- The bill provides civil and criminal immunity to drivers who unintentionally injure protestors
- The bill simultaneously penalizes protestors blocking public roadways during protests
- The bill was criticized by some for limiting legal protests after George Floyd’s death incident
HB 1674 was signed by Oklahoma’s Republican governor on 21 April
Republican lawmakers in Oklahoma approve a bill that provides civil and criminal immunity to motorists and drivers who unwittingly hit or injure drivers while fleeing from a chaotic riot. It simultaneously subjects demonstrators and protestors who block roadways to penalization.
House Bill 1674
The bill, HB 1674, was signed by Oklahoma’s Republican governor, Kevin Stitt, on 21 April 2021.
The bill states that, “A motor vehicle operator who unintentionally causes injury or death to an individual shall not be criminally or civilly liable for the injury or death, if […] the injury or death of the individual occurred while the motor vehicle operator was fleeing from a riot […] under a reasonable belief that fleeing was necessary to protect the motor vehicle operator from serious injury or death.”
Under House Bill 1674, motorists trying to escape from a riot with reasonable belief of potential danger cannot be held criminally or civilly responsible for injuring or killing demonstrators.
The bill penalizes the obstruction of a public street, highway or road, labelling it as a misdemeanor, by sentencing a year in a country jail and charging as high as $5,000. Anyone who commits the offense will be liable for damages.
Criticism against the bill
State Republicans, however, have countered the bill stating that it merely attempts to protect drivers in harm’s way as the Republican who introduced the bill to the House argued that, “This bill simply says, ‘please stay to the peaceful protests. Don’t block roads. Don’t impede on the freedoms of others.”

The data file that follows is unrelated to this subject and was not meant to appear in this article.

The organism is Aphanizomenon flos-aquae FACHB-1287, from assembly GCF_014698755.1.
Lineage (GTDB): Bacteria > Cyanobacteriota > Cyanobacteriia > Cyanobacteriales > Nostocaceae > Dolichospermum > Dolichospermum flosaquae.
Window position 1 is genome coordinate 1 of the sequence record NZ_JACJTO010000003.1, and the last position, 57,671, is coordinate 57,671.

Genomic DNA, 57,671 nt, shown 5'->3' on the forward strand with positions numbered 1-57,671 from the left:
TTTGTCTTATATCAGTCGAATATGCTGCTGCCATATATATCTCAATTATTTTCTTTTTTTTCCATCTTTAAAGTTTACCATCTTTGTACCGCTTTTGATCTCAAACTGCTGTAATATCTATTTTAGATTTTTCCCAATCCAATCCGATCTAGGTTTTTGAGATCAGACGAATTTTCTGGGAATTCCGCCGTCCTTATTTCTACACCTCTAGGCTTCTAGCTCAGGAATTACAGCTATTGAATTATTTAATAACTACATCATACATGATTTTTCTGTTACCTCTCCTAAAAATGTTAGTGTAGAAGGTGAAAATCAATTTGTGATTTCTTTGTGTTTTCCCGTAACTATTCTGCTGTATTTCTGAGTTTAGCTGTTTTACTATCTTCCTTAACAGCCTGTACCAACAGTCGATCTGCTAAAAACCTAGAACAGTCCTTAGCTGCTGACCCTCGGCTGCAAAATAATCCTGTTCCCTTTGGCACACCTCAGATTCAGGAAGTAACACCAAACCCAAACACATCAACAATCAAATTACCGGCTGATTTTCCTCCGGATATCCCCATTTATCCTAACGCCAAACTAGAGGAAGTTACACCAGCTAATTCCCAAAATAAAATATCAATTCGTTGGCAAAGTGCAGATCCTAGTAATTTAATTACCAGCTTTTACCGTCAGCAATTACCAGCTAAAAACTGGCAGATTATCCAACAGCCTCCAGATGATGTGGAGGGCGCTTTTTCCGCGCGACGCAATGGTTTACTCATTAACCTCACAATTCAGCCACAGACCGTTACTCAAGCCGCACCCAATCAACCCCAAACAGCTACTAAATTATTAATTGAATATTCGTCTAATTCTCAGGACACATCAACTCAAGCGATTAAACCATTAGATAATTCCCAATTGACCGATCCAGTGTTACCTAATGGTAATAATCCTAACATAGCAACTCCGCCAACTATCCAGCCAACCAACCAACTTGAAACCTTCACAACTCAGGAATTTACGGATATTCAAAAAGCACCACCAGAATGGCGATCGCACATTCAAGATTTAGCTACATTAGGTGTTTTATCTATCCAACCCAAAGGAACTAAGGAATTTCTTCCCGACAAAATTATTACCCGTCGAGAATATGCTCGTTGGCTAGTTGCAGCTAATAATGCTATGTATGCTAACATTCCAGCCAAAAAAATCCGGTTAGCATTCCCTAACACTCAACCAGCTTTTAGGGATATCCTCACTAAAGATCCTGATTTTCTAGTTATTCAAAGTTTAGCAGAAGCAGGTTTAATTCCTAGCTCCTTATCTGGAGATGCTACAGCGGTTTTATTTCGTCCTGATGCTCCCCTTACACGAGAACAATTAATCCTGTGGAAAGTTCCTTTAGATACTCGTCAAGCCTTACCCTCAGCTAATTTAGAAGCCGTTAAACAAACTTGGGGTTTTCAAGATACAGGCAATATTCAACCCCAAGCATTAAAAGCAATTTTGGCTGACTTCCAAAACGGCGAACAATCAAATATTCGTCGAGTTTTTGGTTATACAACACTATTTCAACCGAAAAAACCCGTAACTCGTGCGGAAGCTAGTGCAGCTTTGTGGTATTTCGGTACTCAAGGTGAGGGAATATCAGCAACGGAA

Critics argued that the bill will limit legal protests after a summer of nationwide demonstrations against police violence and racism in response to George Floyd’s murder by a Minneapolis police officer.
Author of the bill, state Sen. Rob Standridge clarified in a video statement that the law sets a high standard. “It has to be unintentional, first and foremost,” Standridge said, and the driver must feel they are in “imminent harm,” “like people are trying to break open the windows, and trying to drag someone out of the vehicle.”
Introduction of the bill
The bill was a primary response to an incident in Tulsa during May 2020. A driver, while escaping a road protest for George Floyd’s murder, ended up injuring three people and one paralyzed from waist down while driving through the crowd. The driver wasn’t charged for holding rational reasons for speeding up.
“This is an important protection for citizens who are just trying to get out of a bad situation,” state Rep. Kevin West said in a statement last week. “When fleeing an unlawful riot, they should not face threat of prosecution for trying to protect themselves, their families, or their property.”